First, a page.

In the first post, I defined REAL and started to explore how renewable assignments might connect into experiential and applied learning: “Take such a relationship one step further by adding renewable assignments to create a virtuous cycle of activity between the institution and organization. Students might begin their learning in the institution, taking classes that include renewable assignments to create learning resources specifically focused on knowledge and skills important to work happening at the partner organization. These assignments create an expanding body of works that become learning resources for future cohorts of students.”
In the second post, I explored the idea of REAL as a “virtuous circuit”, complete with a diagram on the back of a napkin.
In the third post, I expanded on the circuit idea, highlighting how renewable assignments act as “batteries” in these virtuous circuits: “renewable assignments—assignments where students produce meaningful, public works—store value like batteries, not only for their creators, but also for future learners and the community at large”
In the fourth post, I connected REAL to digital literacies and offered a quick recipe for a renewable assignment called a “Choral Handbook” (hattip to Mike Caulfield).
Other things interrupted the REAL train of thought and I’ve never taken it further, but I love to see renewable assignments continue to get attention and traction. I look forward to seeing what else shows up in this thread you started — I see there are already interesting posts!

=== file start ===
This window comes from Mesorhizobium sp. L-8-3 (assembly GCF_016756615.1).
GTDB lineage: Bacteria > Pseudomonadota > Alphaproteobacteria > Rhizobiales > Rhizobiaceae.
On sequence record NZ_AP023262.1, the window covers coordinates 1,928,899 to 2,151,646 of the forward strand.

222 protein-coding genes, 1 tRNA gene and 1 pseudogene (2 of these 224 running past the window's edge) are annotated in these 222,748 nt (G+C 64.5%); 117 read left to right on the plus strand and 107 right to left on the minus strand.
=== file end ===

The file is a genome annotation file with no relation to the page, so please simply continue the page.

This is very timely as @bdelosarcos and I have been brainstorming an idea for Open Education Week – we are going to invite other people to run their own versions of the photo sharing effort, to have a regional/local influence
In a nutshell, you need to open a flickr account; this will work as your repository. The form works as a channel to receive submissions, so you decide what information you need from your participants. As an example, this is the form that I will use for the photo competition at TU Delft this year: https://bit.ly/OEPhoto24
When you start receiving photos, you need to upload them to your flickr account yourself, or get someone (a student, for example) to help you with that.
I’m not quite sure I understand your “Link to the Picture osted in flickr with #Welikesharing along with its description and License”… what do you mean?
Eseta, thank you for sharing your valuable experience. I found it very insightful and informative. Your practical approach has given me a better understanding of the subject. I look forward to reaching out to you for further research. Thank you!
Thank you for your valuable contribution. I completely agree with your suggestion that Renewable Assignment is the most effective approach to motivate students to create Open Educational Resources (OER). In my opinion, this method is an excellent way to ensure that high-quality content is available for everyone to access.
I understand that some students may feel hesitant to share their work, as noted by @Eseta. However, if their work is carefully reviewed and approved before it is published, more students will be encouraged to participate in this process.
I look forward to reaching out to you for further research.
No @sushumna, you don’t need to tag We Like Sharing
Details-wise, you’d want to credit each author correctly, so you need their name, and also which permissions they give others to reuse their photos (CC License). In WLS a brief description of the photo also helps towards accessibility (ALT description, for example).